Pakistan's top court upholds Asia Bibi blasphemy acquittal
She is now free to leave Pakistan having spent eight years on death row
A Pakistani Christian farmhand sentenced to hang on trumped up blasphemy charges is finally free to leave the country after the supreme court ended her decade-long ordeal.
Asia Bibi is expected to flee Pakistan soon to join her daughters in Canada after a bench of three judges upheld her earlier acquittal.
The judges including the chief justice took an hour-and-a-half to hear a petition from Muslim hardliners against her acquittal, before dismissing it.
Their decision removed the final legal hurdle for the mother-of five, who has spent nearly 10 years in custody, including eight years on death row.
A friend told AP that Mrs Bibi had said she was “really gratefully to everybody, now after nine years it is confirmed that I am free and I will be going to hug my daughters."
Her lawyer Saiful Malook said: “Complete justice has now been done.”
The court's decision should act as a starting point to halt the misuse of Pakistan's strict blasphemy laws, he said.
Mrs Bibi's nightmare began as she harvested falsa berries on farmland outside the Punjab village of Ittan Wali in June 2009. She rowed with two Muslim women co-workers after they refused to drink from a water vessel that she had used. They later complained to a local cleric that she had insulted the Prophet Mohammed and she was hauled before the village where the cleric alleged she confessed. She was put on trial and sentenced to death.
Tuesday's supreme court decision upheld an October ruling that had overturned her conviction, criticising an apparently forced confession and inconsistencies in witness statements. Mrs Bibi had always denied blasphemy.
Yet October’s acquittal touched off three days of widespread protest organised by the hardline anti-blapshemy Tehreek-e-Labbaik Pakistan (TLP) party. Disruption was so widespread that the government said it would allow a petition against the acquittal, as part of a deal to end the protests. Mrs Bibi was not allowed to leave the country as part of the deal and has lived in protective custody ever since.
Blasphemy is an incendiary issue in Pakistan and Mrs Bibi's case exposed deep divisions. Two senior politicians who took up her case and demanded reform of the blasphemy laws were assassinated. Last year's acquittal prompted death threats against the judges and even calls for a mutiny from within the ranks of the military.
Tuesday's ruling was made amid heightened security, with paramilitary police on hand to quell demonstrations.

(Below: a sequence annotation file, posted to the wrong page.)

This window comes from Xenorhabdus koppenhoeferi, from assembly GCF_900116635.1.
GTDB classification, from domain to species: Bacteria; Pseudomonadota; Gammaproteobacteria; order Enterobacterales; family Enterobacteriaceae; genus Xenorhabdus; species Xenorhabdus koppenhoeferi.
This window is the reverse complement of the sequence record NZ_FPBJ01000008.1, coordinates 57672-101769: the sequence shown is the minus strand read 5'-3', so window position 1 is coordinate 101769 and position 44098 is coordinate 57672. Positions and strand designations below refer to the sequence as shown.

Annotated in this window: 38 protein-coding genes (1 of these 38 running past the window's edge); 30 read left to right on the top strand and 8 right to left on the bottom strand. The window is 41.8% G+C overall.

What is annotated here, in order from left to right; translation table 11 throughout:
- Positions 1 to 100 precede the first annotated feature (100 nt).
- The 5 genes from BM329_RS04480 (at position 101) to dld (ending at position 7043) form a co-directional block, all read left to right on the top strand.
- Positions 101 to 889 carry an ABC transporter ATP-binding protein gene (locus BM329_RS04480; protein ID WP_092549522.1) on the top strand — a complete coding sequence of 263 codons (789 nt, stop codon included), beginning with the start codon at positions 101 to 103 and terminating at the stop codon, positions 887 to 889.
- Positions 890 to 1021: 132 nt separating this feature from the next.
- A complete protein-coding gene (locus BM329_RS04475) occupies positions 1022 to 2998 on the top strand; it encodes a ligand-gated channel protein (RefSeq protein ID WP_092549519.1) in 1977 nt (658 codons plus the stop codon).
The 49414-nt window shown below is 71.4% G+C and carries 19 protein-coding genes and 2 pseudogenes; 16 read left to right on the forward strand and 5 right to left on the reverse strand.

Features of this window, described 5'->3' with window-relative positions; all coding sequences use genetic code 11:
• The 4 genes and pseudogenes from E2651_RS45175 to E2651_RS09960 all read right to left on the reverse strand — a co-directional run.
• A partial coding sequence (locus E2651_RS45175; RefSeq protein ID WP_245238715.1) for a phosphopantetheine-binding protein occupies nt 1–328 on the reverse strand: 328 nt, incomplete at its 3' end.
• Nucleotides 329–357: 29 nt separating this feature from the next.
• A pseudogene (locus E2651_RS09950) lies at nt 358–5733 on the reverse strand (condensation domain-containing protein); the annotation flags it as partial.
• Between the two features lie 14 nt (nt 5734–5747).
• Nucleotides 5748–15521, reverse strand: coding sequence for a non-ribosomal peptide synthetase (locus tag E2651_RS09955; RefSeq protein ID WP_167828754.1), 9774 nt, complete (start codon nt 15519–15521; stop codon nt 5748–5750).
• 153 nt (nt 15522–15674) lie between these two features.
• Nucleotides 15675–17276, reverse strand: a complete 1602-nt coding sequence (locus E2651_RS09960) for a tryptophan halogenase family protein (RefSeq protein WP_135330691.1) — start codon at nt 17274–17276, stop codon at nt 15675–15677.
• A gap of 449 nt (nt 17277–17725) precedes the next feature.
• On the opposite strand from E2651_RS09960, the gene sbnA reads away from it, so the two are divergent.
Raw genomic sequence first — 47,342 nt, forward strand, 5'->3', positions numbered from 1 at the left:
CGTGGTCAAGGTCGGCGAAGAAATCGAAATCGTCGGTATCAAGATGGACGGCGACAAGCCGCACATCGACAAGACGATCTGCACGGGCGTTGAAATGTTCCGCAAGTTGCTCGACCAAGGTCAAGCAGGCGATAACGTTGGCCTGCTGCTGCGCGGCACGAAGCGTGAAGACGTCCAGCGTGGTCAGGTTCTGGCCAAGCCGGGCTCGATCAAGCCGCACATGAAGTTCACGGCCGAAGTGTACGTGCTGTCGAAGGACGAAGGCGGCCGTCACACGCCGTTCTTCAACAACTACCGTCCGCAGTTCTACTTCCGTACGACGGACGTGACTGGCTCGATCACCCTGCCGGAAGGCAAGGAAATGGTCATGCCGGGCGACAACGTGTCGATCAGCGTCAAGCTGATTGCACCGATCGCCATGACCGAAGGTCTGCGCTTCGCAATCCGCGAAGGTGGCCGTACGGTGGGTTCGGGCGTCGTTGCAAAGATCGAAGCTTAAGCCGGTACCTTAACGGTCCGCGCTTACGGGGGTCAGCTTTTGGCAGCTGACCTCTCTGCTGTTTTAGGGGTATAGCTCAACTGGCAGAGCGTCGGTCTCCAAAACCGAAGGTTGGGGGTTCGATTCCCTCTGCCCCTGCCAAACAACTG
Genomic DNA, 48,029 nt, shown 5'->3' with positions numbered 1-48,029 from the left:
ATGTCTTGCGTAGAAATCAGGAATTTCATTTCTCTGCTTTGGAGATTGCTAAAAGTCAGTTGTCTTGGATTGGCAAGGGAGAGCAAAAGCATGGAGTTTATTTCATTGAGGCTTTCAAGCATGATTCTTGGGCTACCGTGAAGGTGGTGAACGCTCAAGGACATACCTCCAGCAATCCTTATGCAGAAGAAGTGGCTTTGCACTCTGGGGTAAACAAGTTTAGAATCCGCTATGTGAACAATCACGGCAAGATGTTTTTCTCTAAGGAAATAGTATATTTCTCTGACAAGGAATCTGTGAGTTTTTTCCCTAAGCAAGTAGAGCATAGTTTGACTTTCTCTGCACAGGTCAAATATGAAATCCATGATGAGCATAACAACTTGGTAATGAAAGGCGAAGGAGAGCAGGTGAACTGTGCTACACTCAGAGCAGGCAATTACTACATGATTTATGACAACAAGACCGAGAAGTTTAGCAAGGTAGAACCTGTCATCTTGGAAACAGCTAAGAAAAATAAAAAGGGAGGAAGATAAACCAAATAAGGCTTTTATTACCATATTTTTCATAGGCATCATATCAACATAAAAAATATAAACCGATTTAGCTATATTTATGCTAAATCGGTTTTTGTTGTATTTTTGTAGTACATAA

It also caused jubilation worldwide among church groups, which have campaigned to highlight Mrs Bibi's plight and say it reflects the persecution of Pakistan's Christian minority.
Qari Mohammad Salaam, the village cleric who first brought the complaint against Mrs Bibi and later filed the petition against her acquittal, said he would abide by the decision.
“We will follow the legal course. We will have patience and not take the law into our own hands, but we will always consider her sinful,” he said.
A mere accusation of blasphemy can quickly trigger mob violence in Pakistan and many incidents end in vigilante justice. Human rights campaigners say Pakistan's blasphemy laws, which demand the death penalty, are used to subdue religious minorities including Shiite Muslims and Christians.
About 100 blasphemy cases have been registered since 2011 and around 40 people are either awaiting the death sentence or serving life sentences. Since 1990 at least 62 people have been murdered before a trial could take place.
Two Christian brothers were last month sentenced to death by a district judge after being convicted of posting insulting articles and portraits of the Prophet Mohammed on their website.
But Pakistani Christians say Mrs Bibi’s release offers them a sliver of hope.
Wilson Chowdhry, Chairman of the British Pakistani Christian Association, said: "Her freedom is a massive step in the advancement of equality and justice in Pakistan.”
Mrs Bibi and her family fear they cannot live freely in Pakistan where many hardliners continue to call for her execution. They have pleaded to be granted asylum abroad. Her daughters fled to Canada in December and the country is expected to be her next destination. Last year the country's prime minister, Justin Trudeau, acknowledged it was in talks with Pakistan and said Canada was a “welcoming country”.
Updated: January 29, 2019 06:57 PM